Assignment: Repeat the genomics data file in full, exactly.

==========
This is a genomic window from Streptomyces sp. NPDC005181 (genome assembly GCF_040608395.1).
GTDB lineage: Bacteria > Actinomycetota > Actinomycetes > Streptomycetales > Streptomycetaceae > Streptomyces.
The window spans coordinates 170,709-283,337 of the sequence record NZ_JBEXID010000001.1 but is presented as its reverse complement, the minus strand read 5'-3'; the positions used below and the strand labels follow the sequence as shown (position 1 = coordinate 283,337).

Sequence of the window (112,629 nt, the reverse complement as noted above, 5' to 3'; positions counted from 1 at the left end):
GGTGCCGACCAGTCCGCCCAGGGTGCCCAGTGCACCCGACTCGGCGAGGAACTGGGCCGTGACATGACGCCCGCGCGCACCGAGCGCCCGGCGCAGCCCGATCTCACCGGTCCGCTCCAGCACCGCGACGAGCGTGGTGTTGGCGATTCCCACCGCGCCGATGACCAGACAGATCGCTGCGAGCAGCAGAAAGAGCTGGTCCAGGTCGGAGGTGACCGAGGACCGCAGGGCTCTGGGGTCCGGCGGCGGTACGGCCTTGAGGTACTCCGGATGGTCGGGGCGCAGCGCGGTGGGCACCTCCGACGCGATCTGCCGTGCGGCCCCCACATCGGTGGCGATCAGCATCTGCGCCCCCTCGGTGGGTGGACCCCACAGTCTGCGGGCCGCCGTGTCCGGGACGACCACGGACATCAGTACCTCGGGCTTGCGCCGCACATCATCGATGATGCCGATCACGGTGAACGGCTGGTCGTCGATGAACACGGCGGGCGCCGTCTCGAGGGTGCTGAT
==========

This is a genomic window from Streptomyces sp. NPDC005181 (genome assembly GCF_040608395.1).
GTDB lineage: Bacteria > Actinomycetota > Actinomycetes > Streptomycetales > Streptomycetaceae > Streptomyces.
The window spans coordinates 170,709-283,337 of the sequence record NZ_JBEXID010000001.1 but is presented as its reverse complement, the minus strand read 5'-3'; the positions used below and the strand labels follow the sequence as shown (position 1 = coordinate 283,337).

Sequence of the window (112,629 nt, the reverse complement as noted above, 5' to 3'; positions counted from 1 at the left end):
GGTGCCGACCAGTCCGCCCAGGGTGCCCAGTGCACCCGACTCGGCGAGGAACTGGGCCGTGACATGACGCCCGCGCGCACCGAGCGCCCGGCGCAGCCCGATCTCACCGGTCCGCTCCAGCACCGCGACGAGCGTGGTGTTGGCGATTCCCACCGCGCCGATGACCAGACAGATCGCTGCGAGCAGCAGAAAGAGCTGGTCCAGGTCGGAGGTGACCGAGGACCGCAGGGCTCTGGGGTCCGGCGGCGGTACGGCCTTGAGGTACTCCGGATGGTCGGGGCGCAGCGCGGTGGGCACCTCCGACGCGATCTGCCGTGCGGCCCCCACATCGGTGGCGATCAGCATCTGCGCCCCCTCGGTGGGTGGACCCCACAGTCTGCGGGCCGCCGTGTCCGGGACGACCACGGACATCAGTACCTCGGGCTTGCGCCGCACATCATCGATGATGCCGATCACGGTGAACGGCTGGTCGTCGATGAACACGGCGGGCGCCGTCTCGAGGGTGCTGAT